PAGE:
Sisters make sure the family is first

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Special to The Times

WIMBLEDON, England -- It’s worth repeating after all this time that the two people who will play for one of the most coveted titles on earth belong to the same immediate family, and that it’s amazing that such a thing could occur, and that it’s simultaneously ticklish.

After all, when Venus Williams, 28, plays her sister Serena Williams, 26, for the Wimbledon championship Saturday, it’s a scenario so distinct and otherworldly that even their own father, who crafted their careers, says he can’t bring himself to attend.

“I think it’ll be a fistfight, but I won’t be here,” Richard Williams said Thursday just after the semifinals. “I’m leaving tomorrow morning. You know I can’t take that. I don’t have enough Bayer.”


That means aspirin, and aspirin has been known to abet heart health, and pere Williams claims that when his daughters played in the U.S. Open, he could watch only two points before he began to suffer palpitations, a worry exacerbated by Hank Aaron’s presence nearby, seeing as how Richard Williams didn’t want to collapse in the presence of Aaron.

He’ll fly home then, before this thing, and reckons he’ll spend Saturday morning away from any television. “I have a boat,” he said. “It’s a 19-foot boat. It’s the first boat I ever had in my life.”

He’ll be seaborne, while the finalists’ mother, Oracene Price, and sisters, Isha and Lyndrea, watch the first Williams-Williams Grand Slam final since Wimbledon 2003, back when it seemed they might play every Grand Slam final into eternity.

“He can’t take it,” Isha Price said. “For them to play each other, he feels like that’s it for him. This is what he wanted.”

It’s so unusual, Isha said Thursday, because after that 2003 final, which Serena won, 4-6, 6-4, 6-2, to give her five finals wins over Venus in the world’s previous six Grand Slams, the whole family went out to dinner. “It was intense,” Isha said. “It was weird. . . . My older sister [Yetunde] was here. That was the last one she was able to come to” before her death.

“But you know what’s the cool thing about it, they’ve both won here,” Isha Price said, referring to Venus’ four Wimbledon titles and Serena’s two. “Both their names are on the Venus Rosewater dish. . . . As far as we’re concerned, they both won.”


Oddities abound. Here’s the final between two siblings clearly, unusually close, with Isha saying it’s because Venus is the innate protector and Serena the self-confessed baby who must get what she wants. What two finalists share a flat throughout Wimbledon? What two finalists have breakfast together on the morning of the final?

The peculiar stresses of playing a sister for a major title probably have contributed to the impression that their previous nine Grand Slam matches (Serena leads, 5-4) and six finals (Serena, 5-1) haven’t yielded sublime quality. Both scoff at that and point to their 2003 Australian Open final, which Serena won 7-6 (4), 3-6, 6-4.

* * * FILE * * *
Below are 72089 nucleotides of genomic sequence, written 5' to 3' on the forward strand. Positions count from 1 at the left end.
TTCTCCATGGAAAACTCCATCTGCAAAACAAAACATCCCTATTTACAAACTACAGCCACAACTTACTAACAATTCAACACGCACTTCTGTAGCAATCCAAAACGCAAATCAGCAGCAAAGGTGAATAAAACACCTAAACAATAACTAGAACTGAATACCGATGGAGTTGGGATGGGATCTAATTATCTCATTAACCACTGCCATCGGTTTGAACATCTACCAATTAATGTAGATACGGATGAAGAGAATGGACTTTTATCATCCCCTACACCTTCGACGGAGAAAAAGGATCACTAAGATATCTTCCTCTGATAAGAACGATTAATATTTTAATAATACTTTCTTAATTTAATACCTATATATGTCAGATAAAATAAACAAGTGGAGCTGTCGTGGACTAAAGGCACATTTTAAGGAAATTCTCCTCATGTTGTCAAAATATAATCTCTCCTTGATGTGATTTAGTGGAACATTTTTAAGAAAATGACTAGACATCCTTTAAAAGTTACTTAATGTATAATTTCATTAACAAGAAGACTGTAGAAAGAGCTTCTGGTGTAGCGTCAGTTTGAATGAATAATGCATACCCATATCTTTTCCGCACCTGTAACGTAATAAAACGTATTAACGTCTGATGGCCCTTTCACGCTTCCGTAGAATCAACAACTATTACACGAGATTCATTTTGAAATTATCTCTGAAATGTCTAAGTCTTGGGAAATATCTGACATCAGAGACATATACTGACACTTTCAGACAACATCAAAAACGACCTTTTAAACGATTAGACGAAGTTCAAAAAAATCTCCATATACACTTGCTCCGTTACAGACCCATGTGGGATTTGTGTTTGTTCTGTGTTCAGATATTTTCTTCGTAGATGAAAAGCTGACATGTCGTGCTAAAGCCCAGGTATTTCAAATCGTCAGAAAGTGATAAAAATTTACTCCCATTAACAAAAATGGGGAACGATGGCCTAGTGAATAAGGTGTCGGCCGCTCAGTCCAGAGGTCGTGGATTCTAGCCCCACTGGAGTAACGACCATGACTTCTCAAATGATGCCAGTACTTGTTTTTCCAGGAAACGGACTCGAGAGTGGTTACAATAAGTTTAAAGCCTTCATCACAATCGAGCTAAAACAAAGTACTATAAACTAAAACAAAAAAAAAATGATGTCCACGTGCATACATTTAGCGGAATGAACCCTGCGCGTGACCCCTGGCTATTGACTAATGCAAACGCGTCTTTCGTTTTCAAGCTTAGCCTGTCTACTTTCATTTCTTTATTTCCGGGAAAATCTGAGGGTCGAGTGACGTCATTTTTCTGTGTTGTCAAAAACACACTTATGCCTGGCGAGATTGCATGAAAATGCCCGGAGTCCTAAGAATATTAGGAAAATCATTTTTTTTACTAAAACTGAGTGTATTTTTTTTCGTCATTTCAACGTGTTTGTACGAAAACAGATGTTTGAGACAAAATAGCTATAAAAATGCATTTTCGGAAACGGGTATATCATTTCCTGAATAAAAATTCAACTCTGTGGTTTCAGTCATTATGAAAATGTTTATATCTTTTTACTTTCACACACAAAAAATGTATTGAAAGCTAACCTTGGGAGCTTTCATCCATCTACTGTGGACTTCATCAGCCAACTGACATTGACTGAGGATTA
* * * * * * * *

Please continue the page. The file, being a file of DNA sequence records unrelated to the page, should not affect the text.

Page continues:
“I really played the best I could and she was just better,” Venus said. “I mean, there were a series of matches where she was just better than I was at that point, you know, on that day. She was definitely on a high.

“I had just come off a couple of years of just winning everything. I was tired. And then she had just come off a couple of years of not winning anything and she was more prepared.”

That’s where they stood in 2002-03, before five years of injuries and hiatuses and outfits and questions and occasional crests at Grand Slam trophy presentations. Now, suddenly, seeded Nos. 6 and 7, they’ve torn through a gutted-out tournament with games so airtight that neither has lost a set.

“We’re good at this now,” Serena said. “We just leave everything out on the court.”

And the father who can’t bring himself to watch says his own late mother from rural Louisiana would say, “Hallelujah,” Richard Williams said. “I’m almost sure that’s what she would say.”




Wimbledon: Day 11

A look at who won and what’s next at the All England Club. World rankings in parentheses:

Who won

* Venus Williams, United States (7) d. Elena Dementieva, Russia (5), 6-1, 7-6 (3) -- Williams even ventured to the net 21 times (winning 15 of the points), unleashing just a bit of her inner Navratilova. As if she needed another way to thrive at Wimbledon.

* Serena Williams, United States (6) d. Zheng Jie, China (133), 6-2, 7-6 (5) -- To prepare for any future meetings, Zheng said she’s hoping her hitting partner, who is also her husband, might be able to approximate Williams’ serve, which decided this match. “Maybe he need more practice,” she said.

* Rainer Schuettler, Germany (94) d. Arnaud Clement, France (145), 6-3, 5-7, 7-6 (6), 6-7 (7), 8-6 -- Here’s the clandestine semifinalist, weathering the second-longest match in Wimbledon history at 5 hours 12 minutes, two days, three separate delays, one match point for Clement, two for Schuettler. Sometimes Wimbledon just teems with unsung melodramas.

What’s next

* Roger Federer, Switzerland (1) vs. Marat Safin, Russia (75), men’s semifinal -- The reborn Safin, into his first Wimbledon semifinal, said, “I think it’s just a little bit too difficult it would be for me to beat” Federer. It’s a reminder that one thing that makes Safin so popular among reporters is his capacity to produce the rare sound of candor.

* Rafael Nadal, Spain (2) vs. Rainer Schuettler, Germany (94) -- So after 5 hours 12 minutes against Clement, they’re going to let Schuettler walk out to Centre Court to play the player you’d least like to play after playing somebody else for 5 hours 12 minutes. It’s cruelty.

* Venus Williams/Serena Williams, United States (11) vs. Nathalie Dechy, France/Casey Dellacqua, Australia -- They’re into the semifinals, the Williamses, seeking their third Wimbledon doubles title and first since 2002. Like they need more plates.


-- Chuck Culpepper